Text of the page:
Have you ever searched for a big brand and noticed they have a neat list of subpages you can click on right there on the results page? Those are Google sitelinks, and they’re more important than you think.
They make the difference between a click-through and a user heading off elsewhere to find what they’re looking for. The bad news? You don’t have direct control:
Google determines what websites get sitelinks.
But don’t despair yet – there’s a trick to goading Google to display sitelinks in your search engine results.
Read on to find out what it is.
What Are Google Sitelinks?
When a user performs a Google search, the search engine displays a snippet. The snippet is a summary of what’s behind the link. It’s generated automatically by Google’s algorithms and the URL’s meta description.
If your business makes use of the latest search engine optimization (SEO) techniques, you’ll be more likely to get rich results. Rich results include digital business cards, image carousels, ratings, Q&As – and your sitelinks.
The sitelinks are subpages within your domain. Your “about us”, “contact us”, “services”, “blog, and “news” pages are all examples.
Unlike your URL, page descriptions, and page titles, your sitelinks aren’t only under your control: Google decides based on search query whether or not to show sitelinks.
When its algorithms conclude that sitelinks are useful to a search, it will display them.
What Sitelinks Do for You
Websites that make the most of these SEO tips reliably have their sitelinks on display in search engine results.
And although they’re outside your control, sitelinks offer your business numerous benefits:
- Higher click-through rates
- Brand awareness
- Improved user satisfaction
Every search has an intention behind it. If a user spots a solution to their query directly from a Google search, they’re more likely to click on it. It satisfies their intent, and the user’s time isn’t wasted.
For instance, search for “CNN” in Google and you’ll find sitelinks straight to “US Politics”, “Business”, and “World” news sections. For a user interested in business news, they can jump the queue and get what they want right away.
Your sitelinks improve your brand awareness, too. If your brand is known for offering a specific service, a sitelink to that service will pull more users in.
How To Get Sitelinks in Search Results
Google and its obscure algorithms are the final arbiters of sitelinks. But luck favours the prepared. So, to get those all-important sitelinks featured in search engines, you’ll need to do three things:
- Rank in search
- Optimize your site layout
- Link to important pages from your homepage
Rank as High for Your Brand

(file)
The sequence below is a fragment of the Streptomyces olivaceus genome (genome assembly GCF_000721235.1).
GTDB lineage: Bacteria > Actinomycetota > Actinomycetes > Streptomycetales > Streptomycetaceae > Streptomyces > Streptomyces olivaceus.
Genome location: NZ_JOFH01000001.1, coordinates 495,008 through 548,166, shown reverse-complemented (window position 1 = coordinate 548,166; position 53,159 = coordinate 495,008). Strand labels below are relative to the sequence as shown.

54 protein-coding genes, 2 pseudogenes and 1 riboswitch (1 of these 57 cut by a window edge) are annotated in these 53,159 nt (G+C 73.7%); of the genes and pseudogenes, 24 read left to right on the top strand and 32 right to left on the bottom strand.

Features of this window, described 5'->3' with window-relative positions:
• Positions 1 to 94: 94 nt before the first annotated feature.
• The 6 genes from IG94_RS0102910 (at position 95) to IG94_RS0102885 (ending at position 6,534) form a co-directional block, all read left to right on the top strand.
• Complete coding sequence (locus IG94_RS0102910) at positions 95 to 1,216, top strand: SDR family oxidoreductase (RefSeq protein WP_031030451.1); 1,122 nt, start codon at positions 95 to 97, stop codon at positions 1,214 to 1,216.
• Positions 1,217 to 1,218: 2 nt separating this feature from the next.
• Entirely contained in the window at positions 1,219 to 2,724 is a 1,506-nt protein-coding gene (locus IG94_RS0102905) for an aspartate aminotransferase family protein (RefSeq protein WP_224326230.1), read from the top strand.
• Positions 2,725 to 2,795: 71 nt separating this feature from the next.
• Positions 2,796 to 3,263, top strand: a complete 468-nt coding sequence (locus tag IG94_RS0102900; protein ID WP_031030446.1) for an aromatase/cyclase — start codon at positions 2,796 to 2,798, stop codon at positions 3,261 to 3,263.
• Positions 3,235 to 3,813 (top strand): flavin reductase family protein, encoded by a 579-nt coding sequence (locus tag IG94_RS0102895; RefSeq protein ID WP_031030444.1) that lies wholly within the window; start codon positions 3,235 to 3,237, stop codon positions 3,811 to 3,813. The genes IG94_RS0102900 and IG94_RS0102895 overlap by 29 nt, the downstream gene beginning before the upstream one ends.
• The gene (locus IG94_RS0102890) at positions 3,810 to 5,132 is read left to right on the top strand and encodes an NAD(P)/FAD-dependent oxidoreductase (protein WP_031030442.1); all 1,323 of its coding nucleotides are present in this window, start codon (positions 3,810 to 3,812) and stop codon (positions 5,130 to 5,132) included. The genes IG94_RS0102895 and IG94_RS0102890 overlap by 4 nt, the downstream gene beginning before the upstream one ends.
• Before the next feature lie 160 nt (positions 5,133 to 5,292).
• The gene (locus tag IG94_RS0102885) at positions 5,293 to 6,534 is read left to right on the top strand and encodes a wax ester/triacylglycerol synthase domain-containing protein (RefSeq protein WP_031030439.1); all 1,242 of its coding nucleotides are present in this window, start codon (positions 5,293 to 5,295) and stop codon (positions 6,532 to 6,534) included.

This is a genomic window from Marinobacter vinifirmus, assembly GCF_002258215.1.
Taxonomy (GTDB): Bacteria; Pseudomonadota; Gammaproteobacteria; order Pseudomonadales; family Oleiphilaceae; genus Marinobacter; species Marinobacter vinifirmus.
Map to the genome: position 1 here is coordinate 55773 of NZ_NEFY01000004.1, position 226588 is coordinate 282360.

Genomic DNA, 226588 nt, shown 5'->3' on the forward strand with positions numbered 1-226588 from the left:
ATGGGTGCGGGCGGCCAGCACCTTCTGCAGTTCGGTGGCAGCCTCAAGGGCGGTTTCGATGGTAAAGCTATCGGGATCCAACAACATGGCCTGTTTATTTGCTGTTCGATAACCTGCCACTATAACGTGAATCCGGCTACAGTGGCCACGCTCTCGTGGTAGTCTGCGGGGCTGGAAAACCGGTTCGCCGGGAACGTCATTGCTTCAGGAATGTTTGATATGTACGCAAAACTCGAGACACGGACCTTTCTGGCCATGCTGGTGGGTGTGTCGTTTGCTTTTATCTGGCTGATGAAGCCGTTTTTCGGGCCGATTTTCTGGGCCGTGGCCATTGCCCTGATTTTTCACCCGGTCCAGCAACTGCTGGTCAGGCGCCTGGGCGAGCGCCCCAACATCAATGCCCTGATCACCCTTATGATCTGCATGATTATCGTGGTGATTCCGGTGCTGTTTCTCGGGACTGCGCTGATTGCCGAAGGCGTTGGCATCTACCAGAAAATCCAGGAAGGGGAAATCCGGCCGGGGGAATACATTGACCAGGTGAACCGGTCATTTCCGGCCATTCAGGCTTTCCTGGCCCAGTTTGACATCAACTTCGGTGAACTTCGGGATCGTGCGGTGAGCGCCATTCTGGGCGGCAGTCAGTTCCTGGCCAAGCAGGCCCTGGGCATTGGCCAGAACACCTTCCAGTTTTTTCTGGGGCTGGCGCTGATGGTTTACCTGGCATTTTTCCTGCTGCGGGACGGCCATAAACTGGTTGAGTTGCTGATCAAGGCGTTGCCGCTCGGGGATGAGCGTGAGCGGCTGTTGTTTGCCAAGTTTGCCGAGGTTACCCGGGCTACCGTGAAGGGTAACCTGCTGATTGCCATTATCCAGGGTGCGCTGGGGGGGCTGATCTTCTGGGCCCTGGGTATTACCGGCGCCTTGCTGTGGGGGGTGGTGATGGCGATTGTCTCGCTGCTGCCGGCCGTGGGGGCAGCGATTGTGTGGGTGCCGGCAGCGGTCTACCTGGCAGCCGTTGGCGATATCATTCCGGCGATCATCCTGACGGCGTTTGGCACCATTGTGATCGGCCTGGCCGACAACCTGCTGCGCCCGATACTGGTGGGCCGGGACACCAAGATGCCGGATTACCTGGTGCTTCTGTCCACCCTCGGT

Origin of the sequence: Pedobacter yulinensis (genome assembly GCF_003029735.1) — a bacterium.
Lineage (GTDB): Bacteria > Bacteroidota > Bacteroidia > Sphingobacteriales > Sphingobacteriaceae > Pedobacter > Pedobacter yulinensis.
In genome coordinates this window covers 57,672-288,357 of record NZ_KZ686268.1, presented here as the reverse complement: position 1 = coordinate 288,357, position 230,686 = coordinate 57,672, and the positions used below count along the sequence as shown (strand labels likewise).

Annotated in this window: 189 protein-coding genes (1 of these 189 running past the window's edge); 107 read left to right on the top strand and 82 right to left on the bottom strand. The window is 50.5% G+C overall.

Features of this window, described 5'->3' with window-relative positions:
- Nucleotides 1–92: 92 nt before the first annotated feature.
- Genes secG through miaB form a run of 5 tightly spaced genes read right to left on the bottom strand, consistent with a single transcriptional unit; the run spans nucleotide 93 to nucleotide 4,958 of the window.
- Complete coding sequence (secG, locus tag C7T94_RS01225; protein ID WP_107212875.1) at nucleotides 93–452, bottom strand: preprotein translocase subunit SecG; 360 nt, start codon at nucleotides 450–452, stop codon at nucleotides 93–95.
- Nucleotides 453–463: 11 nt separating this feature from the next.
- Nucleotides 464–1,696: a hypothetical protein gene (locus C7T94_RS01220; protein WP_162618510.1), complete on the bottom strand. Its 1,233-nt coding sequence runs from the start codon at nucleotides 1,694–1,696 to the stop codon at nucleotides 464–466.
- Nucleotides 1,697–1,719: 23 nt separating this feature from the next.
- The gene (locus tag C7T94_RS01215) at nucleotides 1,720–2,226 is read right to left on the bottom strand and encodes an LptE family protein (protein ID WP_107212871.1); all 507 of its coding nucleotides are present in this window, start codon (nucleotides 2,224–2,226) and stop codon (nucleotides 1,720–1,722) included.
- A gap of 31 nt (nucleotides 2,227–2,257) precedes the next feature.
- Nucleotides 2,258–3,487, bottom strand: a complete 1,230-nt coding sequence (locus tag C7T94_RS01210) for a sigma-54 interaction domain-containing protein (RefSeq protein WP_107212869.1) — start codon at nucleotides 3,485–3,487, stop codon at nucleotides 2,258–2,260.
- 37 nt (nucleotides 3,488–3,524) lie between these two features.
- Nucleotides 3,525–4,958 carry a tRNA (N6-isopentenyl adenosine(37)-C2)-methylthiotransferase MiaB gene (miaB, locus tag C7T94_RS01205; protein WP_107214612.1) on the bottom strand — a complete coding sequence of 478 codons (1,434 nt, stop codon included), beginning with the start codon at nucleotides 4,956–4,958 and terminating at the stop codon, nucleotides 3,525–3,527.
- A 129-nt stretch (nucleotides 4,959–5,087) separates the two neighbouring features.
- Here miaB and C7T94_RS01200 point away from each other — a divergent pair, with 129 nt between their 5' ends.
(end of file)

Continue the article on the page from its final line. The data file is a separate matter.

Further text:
Ranking in search engines is the holy grail of SEO: The vast majority of users don’t go to page 2 of a search. Ranking in the search engine results pages (SERPs) heightens your chances of getting sitelinks for your domain.
What’s important here is to rank for your brand. This is because Google displays sitelinks only for the top few search results. If you’re further down the list, you’re missing out on the opportunity.
Streamline Your Domain Structure
Your domain structure needs to be organised and efficient. That allows Google’s domain robots to crawl your website more easily and create a clear picture of how your website works.
Remember: Google’s algorithms use deep learning techniques to improve. This means using well-established domain layouts will make your website easy to navigate – its programs have come across it before.
Streamlining your domain structure can be broken down into a handful of steps:
- The main menu bar should display crucial pages
- Main menu bar is the same as your site structure
- Domain has an up-to-date XML sitemap
- Domain should use no more than 3 levels
Link to Vital Pages From Your Landing Page
Another way that Google’s robots.txt (the algorithmic website crawlers) understands your pages is from your homepage.
These links should be text-based, and the anchor text (the text with the hyperlink) should read the same as the name of the page. Google won’t understand fancy image links – avoid them.
By setting up your links from your homepage, Google will match the link with the page and add it to your sitelinks.
For instance, if you have a page called “What We Do”, then create a link to it on your homepage with the same text.
Removing an Unwanted Sitelink
There’s not much direct action you can take in addressing sitelink issues – it’s mostly out of your hands. However, if an existing sitelink isn’t to your liking, you can “demote” it via Google’s Search Console.
To demote a sitelink, copy its exact URL and navigate to the “sitelinks” panel in the Search Console. From there you can paste the URL in, which will nudge Google away from using it.
There’s no guarantee it won’t show up – but it will be less likely to do so. And if you’re still not happy, understand that Google only shows a handful of sitelinks.
Make use of the steps above to prioritize the sitelinks you want, demote those you don’t want, and you will be on your way to your optimal search engine snippet.
Improve Your Snippets With Sitelinks
Google sitelinks improve your website’s traffic, click-through rates, and brand awareness. You may not have direct control over when they’re displayed, but you can put your best foot forward and let Google do the rest.
If you’re a small business owner looking to improve your web presence, we know search engine optimisation from the inside out. Reach out for a free, comprehensive, simple guide to the digital marketing landscape.